Fighting Parkinson’s, and reducing your holiday stress

I know, you are thinking, “What do Fighting Parkinson’s and reducing holiday stress have in common?” Being perfect. If you can give up the notion that everything has to be perfect, including yourself, then you can be recovering from your Parkinson’s and reducing your holiday stress at the same time.

You find yourself, your Adrenaline-driven-over-thinking-perfectionist self, wanting everything to be perfect. You have the correct answers, you can solve all of the problems facing you, and others, on a daily basis, and you have a sense that if you think about things long enough, you will figure out all of the answers. I had this behavior previously, and part of my recovery was letting go of my attachment to being perfect and wanting perfection in all things in life. It was liberating, and necessary, in my recovery.

Since the holidays are filled with stress, let’s take a look at it and see if you can’t let go of some of the stress and have more enjoyable holidays (of course, my not-so-hidden-agenda is helping you reach your cure):

1. My house is not clean enough. You think to yourself, “Susie’s house is so clean you could eat off the floor. Why can’t I ever get my house that clean.” I will venture a guess that Susie never has asked you to eat a meal off of her floor. Do your best and let it go.
2. My children’s behavior is not perfect. All I can say to this is “Thank God.” This decreases their chances of getting Parkinson’s, something I am certain you never would wish upon them.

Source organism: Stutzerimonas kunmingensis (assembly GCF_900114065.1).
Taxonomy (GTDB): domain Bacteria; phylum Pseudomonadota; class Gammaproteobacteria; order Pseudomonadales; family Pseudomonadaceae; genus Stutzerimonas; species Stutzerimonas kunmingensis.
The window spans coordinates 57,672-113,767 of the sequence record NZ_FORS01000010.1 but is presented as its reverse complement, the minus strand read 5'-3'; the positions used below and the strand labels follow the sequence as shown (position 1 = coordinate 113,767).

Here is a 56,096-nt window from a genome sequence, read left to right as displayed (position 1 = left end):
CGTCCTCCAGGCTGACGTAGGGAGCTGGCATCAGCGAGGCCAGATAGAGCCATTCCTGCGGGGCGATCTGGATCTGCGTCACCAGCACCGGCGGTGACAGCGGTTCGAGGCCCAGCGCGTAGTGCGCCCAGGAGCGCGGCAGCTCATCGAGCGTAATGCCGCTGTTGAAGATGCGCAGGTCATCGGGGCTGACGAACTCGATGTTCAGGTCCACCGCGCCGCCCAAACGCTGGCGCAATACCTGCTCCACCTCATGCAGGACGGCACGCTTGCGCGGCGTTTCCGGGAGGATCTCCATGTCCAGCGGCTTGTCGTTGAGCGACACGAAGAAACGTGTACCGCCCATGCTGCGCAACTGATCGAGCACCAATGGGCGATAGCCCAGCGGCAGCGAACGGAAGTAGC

3. The food is not perfect.
4. The lawn is not perfect.
5. The gifts I bought others may not be perfect.
6. This is a long list of what is not perfect. Feel free to fill in the blank “________ is not perfect.”

Every one of these “is not perfect” examples is another stress factor being added to your life. And, the stress leads to anger and frustration, and the Adrenaline drives the anger and frustration to fear and worry and anxiety. Are you having fun, yet? I did not think so.

What I had to learn in my recovery on this issue is that it is okay to not be perfect. I had to look at myself and say, “I am not perfect.” There, I said it. Can you? I came to realize that what was missing from my list of holiday stress perfections was the people. I was spending so much time wanting every”thing” to be perfect, I completely forgot about the most important “thing”…the people. How sad is that!

For me, Parkinson’s was an awakening. I learned that it is okay to not be perfect or expect perfection in myself. I learned that my family was not expecting perfection from me. I learned that my obsession with my long list of “holiday stress” perfections probably caused stress for Sally and our children each time we prepared for a holiday gathering, so I need to say I am sorry to Sally and Steven and Genevieve and Victoria for what I would imagine were some stressful times being around me at holiday time over the years as we would be preparing for our guests to arrive. There is no stress now at holiday time in our home.